How do you get fathers involved with home education?
by Beverley Paine, July 2017
I start by celebrating how simply being the other present parent in a child's life (hmm, why am I avoiding that word 'dad' - because the nature of families are changing, as is the nature of work - it's getting way more complicated than that old mum homeschools dads works model, but the issue remains the same, that of the other parent feeling either left out or not knowing how to be more hands on).
Celebrating by acknowledging what learning is already and naturally happening by having this other person doing whatever it is this other person does starts to rewire the way we look at what we mean and want from 'education'.
For working parents, the money earned is a huge benefit and is used by everyone to pursue their interests, hobbies, passions, provide materials and resources and opportunities. And it helps to provide the environment in which learning takes place. This is worth celebrating and is a very real and important way working parents contribute to home educating the children. Some of us trade income for time, living a frugal low income life forgoing a set of experiences that money makes more accessible, using that time to seek out low cost alternatives, although we have to be careful not to let the stress of not being able to cover everyday costs each week derail the joy of learning.
Most people have a hobby and simply being around them means children are exposed to a range of skills and knowledge: throughout life people learn a vast amount, especially practical stuff, by copying and mimicking and it's a quiet, mostly unsung effective learning mechanism. Educator and psychologist Alan Thomas used the term 'informal learning' and identified it as a strong factor in home educating success. Kids 'pick up' how to do stuff from their parents even if they aren't doing or practicing those things themselves - sure they won't get excellent at them without having a go, but they still get some idea and will definitely pick up on the values and attitudes present, what works and doesn't work in situations, etc.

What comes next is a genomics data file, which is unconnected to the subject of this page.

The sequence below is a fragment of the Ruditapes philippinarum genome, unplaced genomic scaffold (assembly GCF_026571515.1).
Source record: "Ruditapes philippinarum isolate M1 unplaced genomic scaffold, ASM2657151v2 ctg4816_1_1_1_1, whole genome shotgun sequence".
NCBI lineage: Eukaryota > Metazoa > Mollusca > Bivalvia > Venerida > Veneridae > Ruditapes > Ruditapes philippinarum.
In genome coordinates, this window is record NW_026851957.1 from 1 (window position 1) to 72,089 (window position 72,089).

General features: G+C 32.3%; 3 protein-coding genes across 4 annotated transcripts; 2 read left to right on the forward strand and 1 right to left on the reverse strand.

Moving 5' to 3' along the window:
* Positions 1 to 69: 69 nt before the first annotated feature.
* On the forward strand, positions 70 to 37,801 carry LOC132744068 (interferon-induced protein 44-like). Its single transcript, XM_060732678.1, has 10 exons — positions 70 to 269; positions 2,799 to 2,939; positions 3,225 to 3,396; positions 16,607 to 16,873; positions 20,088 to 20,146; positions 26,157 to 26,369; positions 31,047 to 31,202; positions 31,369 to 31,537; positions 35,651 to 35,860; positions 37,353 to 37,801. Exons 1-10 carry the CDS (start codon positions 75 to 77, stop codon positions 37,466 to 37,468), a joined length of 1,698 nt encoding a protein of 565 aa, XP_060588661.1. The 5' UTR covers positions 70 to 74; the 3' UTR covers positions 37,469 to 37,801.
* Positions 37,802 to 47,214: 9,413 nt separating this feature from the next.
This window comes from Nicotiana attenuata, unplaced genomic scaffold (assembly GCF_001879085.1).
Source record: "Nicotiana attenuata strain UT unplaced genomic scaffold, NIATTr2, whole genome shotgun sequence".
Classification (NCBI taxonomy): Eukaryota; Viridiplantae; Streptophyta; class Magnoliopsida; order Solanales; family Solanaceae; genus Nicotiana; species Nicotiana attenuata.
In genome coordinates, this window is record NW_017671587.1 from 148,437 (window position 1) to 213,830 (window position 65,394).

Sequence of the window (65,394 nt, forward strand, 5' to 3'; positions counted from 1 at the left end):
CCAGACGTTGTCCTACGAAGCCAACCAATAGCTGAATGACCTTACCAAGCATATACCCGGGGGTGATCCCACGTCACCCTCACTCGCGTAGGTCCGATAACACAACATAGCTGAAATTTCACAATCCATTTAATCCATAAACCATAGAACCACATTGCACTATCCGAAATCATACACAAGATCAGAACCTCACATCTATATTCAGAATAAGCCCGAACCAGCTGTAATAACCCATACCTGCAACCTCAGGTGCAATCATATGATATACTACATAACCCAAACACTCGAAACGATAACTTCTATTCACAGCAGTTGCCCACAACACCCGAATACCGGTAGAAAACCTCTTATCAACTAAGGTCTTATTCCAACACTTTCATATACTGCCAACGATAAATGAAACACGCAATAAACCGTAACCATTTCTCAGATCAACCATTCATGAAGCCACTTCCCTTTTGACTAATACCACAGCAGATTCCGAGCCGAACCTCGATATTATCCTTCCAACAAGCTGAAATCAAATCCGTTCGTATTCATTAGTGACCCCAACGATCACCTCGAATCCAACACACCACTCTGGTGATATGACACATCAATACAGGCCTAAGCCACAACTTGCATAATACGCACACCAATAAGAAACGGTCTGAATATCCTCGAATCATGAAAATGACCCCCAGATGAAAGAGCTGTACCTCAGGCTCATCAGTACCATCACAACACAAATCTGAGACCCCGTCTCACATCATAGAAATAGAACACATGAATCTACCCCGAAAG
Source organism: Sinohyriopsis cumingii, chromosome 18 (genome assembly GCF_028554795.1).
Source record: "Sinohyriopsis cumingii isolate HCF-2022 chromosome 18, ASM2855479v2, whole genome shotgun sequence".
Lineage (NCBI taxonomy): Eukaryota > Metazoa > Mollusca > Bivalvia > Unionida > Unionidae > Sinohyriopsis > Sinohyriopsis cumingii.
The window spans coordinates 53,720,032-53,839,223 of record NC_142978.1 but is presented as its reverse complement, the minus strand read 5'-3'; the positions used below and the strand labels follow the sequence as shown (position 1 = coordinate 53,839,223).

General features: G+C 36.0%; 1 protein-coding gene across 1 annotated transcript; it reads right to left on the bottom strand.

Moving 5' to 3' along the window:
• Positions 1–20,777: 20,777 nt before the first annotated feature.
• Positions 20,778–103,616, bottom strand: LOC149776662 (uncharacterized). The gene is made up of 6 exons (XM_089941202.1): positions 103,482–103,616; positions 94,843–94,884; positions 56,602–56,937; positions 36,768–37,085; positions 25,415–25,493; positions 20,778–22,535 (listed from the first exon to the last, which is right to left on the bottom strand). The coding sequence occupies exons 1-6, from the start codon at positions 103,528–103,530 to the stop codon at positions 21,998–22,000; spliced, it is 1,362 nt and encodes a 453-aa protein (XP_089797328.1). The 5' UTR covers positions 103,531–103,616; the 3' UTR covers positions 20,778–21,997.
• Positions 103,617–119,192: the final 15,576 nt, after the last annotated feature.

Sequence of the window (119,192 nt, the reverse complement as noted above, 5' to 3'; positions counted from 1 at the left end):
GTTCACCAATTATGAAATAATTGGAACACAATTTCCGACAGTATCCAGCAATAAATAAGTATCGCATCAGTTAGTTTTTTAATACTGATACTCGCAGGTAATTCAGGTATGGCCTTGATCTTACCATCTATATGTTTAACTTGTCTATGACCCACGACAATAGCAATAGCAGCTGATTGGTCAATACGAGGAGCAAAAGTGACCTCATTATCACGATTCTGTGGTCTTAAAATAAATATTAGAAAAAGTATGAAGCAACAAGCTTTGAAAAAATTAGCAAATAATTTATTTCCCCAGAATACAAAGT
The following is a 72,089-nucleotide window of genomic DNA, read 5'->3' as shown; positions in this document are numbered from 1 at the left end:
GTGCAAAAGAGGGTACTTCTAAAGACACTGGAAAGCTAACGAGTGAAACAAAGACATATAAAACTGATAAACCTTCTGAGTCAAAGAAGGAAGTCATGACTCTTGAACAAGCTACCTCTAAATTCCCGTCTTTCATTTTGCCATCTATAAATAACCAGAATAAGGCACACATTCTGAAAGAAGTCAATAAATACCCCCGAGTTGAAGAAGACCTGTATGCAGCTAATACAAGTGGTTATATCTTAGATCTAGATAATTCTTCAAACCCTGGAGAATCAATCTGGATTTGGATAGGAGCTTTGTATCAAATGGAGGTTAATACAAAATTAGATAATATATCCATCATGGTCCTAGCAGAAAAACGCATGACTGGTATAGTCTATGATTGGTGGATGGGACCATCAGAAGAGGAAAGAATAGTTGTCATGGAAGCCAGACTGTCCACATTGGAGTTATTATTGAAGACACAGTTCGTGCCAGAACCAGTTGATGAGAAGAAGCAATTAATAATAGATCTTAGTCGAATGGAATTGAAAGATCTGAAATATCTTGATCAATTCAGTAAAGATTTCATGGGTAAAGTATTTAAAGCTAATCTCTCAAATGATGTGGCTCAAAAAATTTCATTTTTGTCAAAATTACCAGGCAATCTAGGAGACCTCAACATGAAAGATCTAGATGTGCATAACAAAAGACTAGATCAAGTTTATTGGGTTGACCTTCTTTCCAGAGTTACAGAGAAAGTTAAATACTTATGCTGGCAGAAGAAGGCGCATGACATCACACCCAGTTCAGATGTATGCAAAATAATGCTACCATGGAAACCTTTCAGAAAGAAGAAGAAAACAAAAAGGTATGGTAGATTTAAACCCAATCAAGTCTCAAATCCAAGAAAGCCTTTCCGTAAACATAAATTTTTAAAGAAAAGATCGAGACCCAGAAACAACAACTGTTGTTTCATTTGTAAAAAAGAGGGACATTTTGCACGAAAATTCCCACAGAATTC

Add to that all the things that a person consciously does to help with family and everyday life: playing ball, helping fix things, maintaining stuff in working order, running errands, cooking dinners, the washing, shopping, organising excursions and holidays, whatever... This is all demonstrations of the 'curriculum' in action.
Having identified and celebrated how simply being present in a child's life and sharing that with the person identified as not being as involved in the home educating, we can then move on to identifying some of the things he or she can do to fill any perceived gaps. For me, once I'd reached this stage I had realised that my kids dad, although not doing what I had so desperately wanted for about a decade (help with planning and the overview of our children's education, mostly because I felt insecure and needed reassurance homeschooling was 'okay') he was actually already very hands on, teaching our children a whole heap of things I hadn't previously valued as education (in other words, the whole exercise was part of my deschooling process).
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We began educating our three children in 1985, when our eldest was aged five years. In truth, we had helped them learn what they need to learn as they grew and explored and discovered this amazing world since the moment they were born. I am a passionate advocate of allowing children to learn unhindered by unnecessary stress and competition, meeting developmental needs in ways that suit their individual learning styles and preferences. Ours was a homeschooling, unschooling and natural learning family! There are hundreds of articles on this site to help you build confidence as a home educating family. I hope that your home educating adventure is as satisfying as ours was!
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